Donna Boehme, our “Lion” of compliance weighed in first, offering the following observations:
To rebuild trust and establish a culture of ethical leadership is a huge undertaking that takes years, not days, and requires the advice and coaching of experts, not just PR Wizards of Smart. One area the experts would focus this company on would be the entire system of “incentives” which has an outsized effect on culture and business decisions, as demonstrated so vividly by Wells Fargo and its fake accounts scandal. Danske might want to look at the leading edge examples being set by a number of companies In this arena.
It is also encouraging that the CEO has brought a compliance team together that has AML and other compliance SME. But if he wants that team to be successful, he must ensure that it has independence, empowerment, line of sight, seat at the table and resources adequate to do the job well. Gone are the days when reputation and brand can be entrusted to an in-house legal team with no legitimate compliance SME (earned in the trenches) and lacking the positioning and authority to do the job.
Stephen M.R. Covey shared the following thoughts:
First, “you can’t talk your way out of a problem you behaved your way into.” In other words, the only way to restore trust here will be through actions — behaviors — not merely words (although words can be helpful to signal what you’re going to do). Key behaviors to restore trust here include: Confront Reality (acknowledge it), Practice Accountability (own it), Right Wrongs (make it right as best you can), Clarify Expectations (tell people what you’re going to do to re-earn their trust), and Keep Commitments (do what you say you’re going to do).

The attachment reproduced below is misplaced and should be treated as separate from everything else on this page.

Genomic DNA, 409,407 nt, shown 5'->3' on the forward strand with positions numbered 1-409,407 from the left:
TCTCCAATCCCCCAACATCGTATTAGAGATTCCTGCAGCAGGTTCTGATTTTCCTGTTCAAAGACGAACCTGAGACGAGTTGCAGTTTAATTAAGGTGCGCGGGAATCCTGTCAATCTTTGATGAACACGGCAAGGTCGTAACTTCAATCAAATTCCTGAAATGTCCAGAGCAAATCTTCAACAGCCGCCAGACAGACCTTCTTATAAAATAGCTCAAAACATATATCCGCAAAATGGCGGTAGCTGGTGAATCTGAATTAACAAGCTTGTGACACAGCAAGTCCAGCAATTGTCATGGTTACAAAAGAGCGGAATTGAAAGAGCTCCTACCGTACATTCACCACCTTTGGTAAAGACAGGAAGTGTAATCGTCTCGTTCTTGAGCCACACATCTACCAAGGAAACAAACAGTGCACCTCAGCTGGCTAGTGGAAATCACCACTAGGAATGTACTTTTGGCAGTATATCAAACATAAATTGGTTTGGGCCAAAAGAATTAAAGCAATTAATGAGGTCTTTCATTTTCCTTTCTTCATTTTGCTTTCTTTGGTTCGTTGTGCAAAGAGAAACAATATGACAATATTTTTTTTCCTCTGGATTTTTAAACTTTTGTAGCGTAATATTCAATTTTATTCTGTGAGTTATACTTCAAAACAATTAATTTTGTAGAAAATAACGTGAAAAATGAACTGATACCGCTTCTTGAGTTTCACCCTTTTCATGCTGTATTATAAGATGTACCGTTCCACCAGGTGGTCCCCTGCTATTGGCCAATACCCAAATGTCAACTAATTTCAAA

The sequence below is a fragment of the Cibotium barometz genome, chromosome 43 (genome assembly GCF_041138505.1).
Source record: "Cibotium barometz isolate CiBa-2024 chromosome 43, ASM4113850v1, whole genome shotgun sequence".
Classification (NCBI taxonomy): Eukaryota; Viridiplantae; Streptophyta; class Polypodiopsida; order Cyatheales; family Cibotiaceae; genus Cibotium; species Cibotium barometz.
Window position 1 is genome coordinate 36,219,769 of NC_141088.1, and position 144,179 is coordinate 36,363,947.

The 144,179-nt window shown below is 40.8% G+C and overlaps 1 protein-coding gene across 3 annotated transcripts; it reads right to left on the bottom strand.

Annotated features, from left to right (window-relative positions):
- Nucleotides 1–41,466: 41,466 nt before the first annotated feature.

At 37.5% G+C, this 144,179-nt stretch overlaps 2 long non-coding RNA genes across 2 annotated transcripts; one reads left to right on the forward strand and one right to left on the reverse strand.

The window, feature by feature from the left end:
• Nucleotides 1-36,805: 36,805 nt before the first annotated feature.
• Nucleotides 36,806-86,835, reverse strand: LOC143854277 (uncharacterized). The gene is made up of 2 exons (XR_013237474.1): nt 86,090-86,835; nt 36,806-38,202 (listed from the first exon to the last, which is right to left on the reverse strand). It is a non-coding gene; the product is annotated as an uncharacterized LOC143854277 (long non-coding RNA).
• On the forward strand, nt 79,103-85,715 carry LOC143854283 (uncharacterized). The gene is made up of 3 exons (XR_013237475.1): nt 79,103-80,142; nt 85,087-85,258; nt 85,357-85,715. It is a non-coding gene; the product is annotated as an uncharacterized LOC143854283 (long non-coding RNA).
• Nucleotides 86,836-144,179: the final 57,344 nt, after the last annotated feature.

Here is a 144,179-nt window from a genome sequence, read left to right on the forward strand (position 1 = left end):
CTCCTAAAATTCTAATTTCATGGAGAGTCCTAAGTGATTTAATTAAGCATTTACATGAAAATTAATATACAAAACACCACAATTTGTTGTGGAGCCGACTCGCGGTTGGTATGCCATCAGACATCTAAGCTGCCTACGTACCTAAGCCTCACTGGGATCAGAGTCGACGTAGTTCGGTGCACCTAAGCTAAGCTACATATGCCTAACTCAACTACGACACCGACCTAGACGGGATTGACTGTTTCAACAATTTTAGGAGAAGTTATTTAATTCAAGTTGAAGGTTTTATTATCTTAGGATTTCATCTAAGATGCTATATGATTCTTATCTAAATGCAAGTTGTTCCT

Second, trust in the marketplace is an extension of trust in the workplace. It’s inside out. So in order to restore trust with customers, it will be vital to also restore trust with your own people. Too often organizations who have lost trust in the marketplace focus primarily (sometimes almost exclusively) on the customer/market trust and don’t recognize that they also need to be rebuilding internal workplace trust. Without the workplace trust, it’s hard to sustain market trust. Indeed, it’s incongruent.
Third, while building/rebuilding trust is definitely an inside-out process, starting with each leader and with the leadership team, it’s also vital that the process move out to the organizational level where they can better and more appropriately align systems and structures to ensure they build trust the right way. Some of these systems/structures may have been misaligned in the past and may have contributed to the challenge.
There’s a lot more they need to do but those are just a couple of thoughts.
I’ll add a few more observations to the sage advice provided by Donna and Stephen.
The concept of rebuilding something implies that it was built before. There is one question that the new CEO must answer before a trust-building strategy can be developed. What exactly did we trust our bank to do in the past that we are currently failing to do?
While compliance plays a role in elevating trust, it must first come as a directive from the top. If the Board of Directors doesn’t understand or support the importance of creating a long-term strategy to elevate trust, the leadership team will be ineffective. The Danske Board currently consists of five committees: audit, compliance, nomination, remuneration and risk. I would suggest adding a sixth called “trust” and immediately calling in some trust subject matter experts to assist in outlining this critical trust-building strategy.
And speaking of strategy, whether post crisis or proactive, trust can never be delegated, yet this is what we see time and time again. It is not a legal or PR “tactic,” but rather an outcome of an intentional trust “plan” that leadership executes, practices and reinforces daily. In other words, trust “talk” must be followed up with action.
A version of this post first appeared on the Trust Across America blog and is published here with permission.